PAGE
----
While these air purifiers are usually combined, we can look at how a UV light measures up to other stand-alone air filters. Keep in mind that each of these things do specific things, usually, so a combination is better than only one!

HEPA Filter

High-Efficient Particulate Air filters are some of the best on the market. These are more commonly combined with UV lights, considering HEPA filters may miss a few bacteria and virus particles. True HEPA filters won’t have a problem, but it’s always good to have the safety net of the UV light to kill those lingering bacteria or viruses.

Carbon Filter

These filters, also known as activated carbon filters, do very well at removing odors from the air. They are best at absorbing odors and the bacteria-causing odors into the carbon itself. Carbon is also able to purify water, although an air purifier won’t do much with that. Either way, it is very handy at pulling odors from the air, being almost as good as ozone generators.

Ionization Air Purifier

Ionizing air purifiers are somewhat similar to UV lights and ozone generators. Using an electric charge, the air brought through the ionizer causes particles to become attracted via electrostatic. This electrostatic attraction is the same as that shock you feel after rubbing your feet on carpet or how a balloon makes your hair stand up. With the electrostatic attraction, it pulls these particles into the filter and traps them there.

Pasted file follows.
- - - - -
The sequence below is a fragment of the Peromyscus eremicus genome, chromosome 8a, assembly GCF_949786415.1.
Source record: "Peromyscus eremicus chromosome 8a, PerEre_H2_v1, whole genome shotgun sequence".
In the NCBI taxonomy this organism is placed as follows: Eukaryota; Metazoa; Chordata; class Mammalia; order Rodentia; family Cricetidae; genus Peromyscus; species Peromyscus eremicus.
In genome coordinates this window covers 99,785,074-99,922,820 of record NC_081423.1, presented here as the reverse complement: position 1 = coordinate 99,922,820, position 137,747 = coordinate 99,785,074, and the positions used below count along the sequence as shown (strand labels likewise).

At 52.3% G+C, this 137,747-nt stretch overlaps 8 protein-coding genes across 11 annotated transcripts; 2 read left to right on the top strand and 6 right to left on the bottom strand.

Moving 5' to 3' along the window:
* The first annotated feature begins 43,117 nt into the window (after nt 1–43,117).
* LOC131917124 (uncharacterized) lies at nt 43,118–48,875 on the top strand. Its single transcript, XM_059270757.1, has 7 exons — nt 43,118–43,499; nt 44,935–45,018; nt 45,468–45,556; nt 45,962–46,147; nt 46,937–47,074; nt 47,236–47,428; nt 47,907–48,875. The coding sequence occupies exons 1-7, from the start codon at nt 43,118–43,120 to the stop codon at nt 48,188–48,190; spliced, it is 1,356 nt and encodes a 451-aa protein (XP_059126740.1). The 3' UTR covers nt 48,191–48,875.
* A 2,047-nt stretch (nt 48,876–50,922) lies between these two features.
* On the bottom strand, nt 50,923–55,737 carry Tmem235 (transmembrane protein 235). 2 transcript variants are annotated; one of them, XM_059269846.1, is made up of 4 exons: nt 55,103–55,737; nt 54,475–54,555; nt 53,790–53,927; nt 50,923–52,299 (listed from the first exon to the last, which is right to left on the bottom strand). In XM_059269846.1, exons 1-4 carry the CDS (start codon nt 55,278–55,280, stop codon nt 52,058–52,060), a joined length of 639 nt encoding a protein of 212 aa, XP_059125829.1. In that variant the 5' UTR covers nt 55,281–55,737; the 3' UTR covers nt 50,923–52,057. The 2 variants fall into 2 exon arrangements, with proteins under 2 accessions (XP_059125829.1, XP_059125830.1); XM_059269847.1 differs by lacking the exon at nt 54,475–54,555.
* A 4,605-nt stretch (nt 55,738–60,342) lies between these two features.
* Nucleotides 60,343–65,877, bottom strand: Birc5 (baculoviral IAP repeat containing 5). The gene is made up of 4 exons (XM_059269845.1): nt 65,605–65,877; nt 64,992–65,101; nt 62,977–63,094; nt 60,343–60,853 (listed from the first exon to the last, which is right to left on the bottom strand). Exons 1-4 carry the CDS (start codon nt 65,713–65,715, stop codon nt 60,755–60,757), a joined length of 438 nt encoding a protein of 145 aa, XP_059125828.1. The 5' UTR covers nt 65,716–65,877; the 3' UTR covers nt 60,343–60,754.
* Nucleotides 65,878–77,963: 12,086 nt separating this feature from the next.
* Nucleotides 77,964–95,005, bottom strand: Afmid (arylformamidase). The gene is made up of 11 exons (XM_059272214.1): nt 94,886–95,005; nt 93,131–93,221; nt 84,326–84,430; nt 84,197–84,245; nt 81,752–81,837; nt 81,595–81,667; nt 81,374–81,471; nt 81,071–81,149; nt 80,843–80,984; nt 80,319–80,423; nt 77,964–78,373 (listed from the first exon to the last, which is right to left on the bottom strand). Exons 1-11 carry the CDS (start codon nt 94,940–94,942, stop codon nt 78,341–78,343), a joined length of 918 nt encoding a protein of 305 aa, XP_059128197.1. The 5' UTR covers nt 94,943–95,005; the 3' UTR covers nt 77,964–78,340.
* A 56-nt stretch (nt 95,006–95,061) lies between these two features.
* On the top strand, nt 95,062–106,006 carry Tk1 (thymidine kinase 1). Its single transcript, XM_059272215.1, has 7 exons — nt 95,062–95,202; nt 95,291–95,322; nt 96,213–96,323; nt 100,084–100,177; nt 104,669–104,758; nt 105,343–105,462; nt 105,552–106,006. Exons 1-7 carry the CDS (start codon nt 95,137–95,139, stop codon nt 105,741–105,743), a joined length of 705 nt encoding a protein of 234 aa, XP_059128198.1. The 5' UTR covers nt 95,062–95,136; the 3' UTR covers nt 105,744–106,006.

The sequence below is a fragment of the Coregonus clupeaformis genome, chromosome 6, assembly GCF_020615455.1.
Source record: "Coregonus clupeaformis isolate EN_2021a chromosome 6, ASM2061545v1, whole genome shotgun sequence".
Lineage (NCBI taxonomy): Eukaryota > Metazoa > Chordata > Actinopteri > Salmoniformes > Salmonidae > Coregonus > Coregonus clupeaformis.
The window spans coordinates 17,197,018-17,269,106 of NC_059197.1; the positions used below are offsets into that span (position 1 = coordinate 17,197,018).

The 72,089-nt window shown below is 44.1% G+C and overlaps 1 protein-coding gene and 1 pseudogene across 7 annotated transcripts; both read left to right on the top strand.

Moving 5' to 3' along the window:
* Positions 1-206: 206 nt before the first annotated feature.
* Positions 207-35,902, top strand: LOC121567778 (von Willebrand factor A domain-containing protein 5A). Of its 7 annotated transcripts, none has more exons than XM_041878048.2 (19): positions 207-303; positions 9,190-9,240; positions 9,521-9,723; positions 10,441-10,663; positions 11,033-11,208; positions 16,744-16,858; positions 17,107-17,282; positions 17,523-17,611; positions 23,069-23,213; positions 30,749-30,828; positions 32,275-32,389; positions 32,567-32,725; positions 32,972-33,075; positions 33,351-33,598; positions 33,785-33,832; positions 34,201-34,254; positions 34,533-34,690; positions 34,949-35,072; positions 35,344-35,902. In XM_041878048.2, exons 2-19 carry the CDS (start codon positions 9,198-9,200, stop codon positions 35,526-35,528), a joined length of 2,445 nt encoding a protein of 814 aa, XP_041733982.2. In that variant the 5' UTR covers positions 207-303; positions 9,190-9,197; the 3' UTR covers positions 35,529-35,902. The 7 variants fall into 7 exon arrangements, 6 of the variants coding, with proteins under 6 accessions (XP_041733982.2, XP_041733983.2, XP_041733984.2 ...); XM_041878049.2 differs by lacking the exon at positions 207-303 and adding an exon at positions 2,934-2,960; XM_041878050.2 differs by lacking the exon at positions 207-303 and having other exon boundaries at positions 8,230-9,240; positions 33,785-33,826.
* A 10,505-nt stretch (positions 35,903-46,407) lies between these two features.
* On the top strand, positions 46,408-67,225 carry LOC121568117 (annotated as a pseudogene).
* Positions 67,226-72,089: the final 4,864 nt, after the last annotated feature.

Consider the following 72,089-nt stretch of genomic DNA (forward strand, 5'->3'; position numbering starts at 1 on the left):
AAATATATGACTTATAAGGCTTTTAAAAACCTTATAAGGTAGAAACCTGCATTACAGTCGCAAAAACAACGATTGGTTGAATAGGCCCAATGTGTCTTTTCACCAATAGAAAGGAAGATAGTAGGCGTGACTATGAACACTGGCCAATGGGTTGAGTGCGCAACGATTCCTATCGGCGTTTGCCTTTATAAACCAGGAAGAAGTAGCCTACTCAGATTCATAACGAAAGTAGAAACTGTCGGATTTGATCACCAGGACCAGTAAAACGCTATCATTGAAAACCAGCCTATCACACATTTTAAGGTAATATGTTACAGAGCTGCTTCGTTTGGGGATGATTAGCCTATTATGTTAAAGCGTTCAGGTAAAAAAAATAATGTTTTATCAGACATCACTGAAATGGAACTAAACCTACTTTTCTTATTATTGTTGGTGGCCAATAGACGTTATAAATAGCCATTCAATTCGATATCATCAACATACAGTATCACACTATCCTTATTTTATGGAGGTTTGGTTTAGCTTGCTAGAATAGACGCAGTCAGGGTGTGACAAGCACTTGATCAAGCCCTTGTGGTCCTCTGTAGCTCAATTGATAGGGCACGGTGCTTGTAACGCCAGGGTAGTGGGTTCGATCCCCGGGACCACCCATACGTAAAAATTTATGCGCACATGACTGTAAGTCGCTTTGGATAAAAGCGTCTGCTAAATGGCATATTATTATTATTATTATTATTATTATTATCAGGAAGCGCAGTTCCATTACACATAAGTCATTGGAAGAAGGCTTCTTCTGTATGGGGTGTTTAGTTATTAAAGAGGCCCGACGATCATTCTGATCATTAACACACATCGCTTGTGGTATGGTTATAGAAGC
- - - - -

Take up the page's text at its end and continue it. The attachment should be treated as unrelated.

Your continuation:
Whole-House Air Filter

These air filters are usually huge and must be installed by a professional. Occasionally accompanied by whole-house fans, these air filters are more about air circulation than anything. They can create a negative room pressure, keeping pathogens and particles from getting inside. Hospitals and medical rooms employ this technique to keep rooms from becoming cross-contaminated. They are rather loud, but they can have a positive effect on your air quality.

Choosing a UV Light Air Purifier

Similarly to most other things, air purifiers come in all shapes and sizes. There are many things that you have to consider when choosing an air purifier. Finding the perfect fit for your home can be trying, but if you have an idea going in, it will be a lot easier.

  • The area you are going to put it in

This might be a natural thought to some, but there are different sizes of air purifiers out there. One of the bigger differences is between a room and an entire home. If you’re getting an air purifier for one room, it doesn’t have to be big unless it’s for a big living room or kitchen. If it’s something you want the whole house to partake in, you have to get an even bigger one. It all depends on the surface area of where you want it, so take measurements before deciding on one.

  • Multiple air filters

There are many different types of air purifiers on the market. Each one has pros and cons, but there are a few brands that mesh them together. By itself, a UV air purifier can only eliminate things like germs and organic particles. Dust and pollen are a bit harder to get rid of, but a stronger bulb can destroy those, too. As such, some brands are a combination of other filters in which a UV bulb works well together with.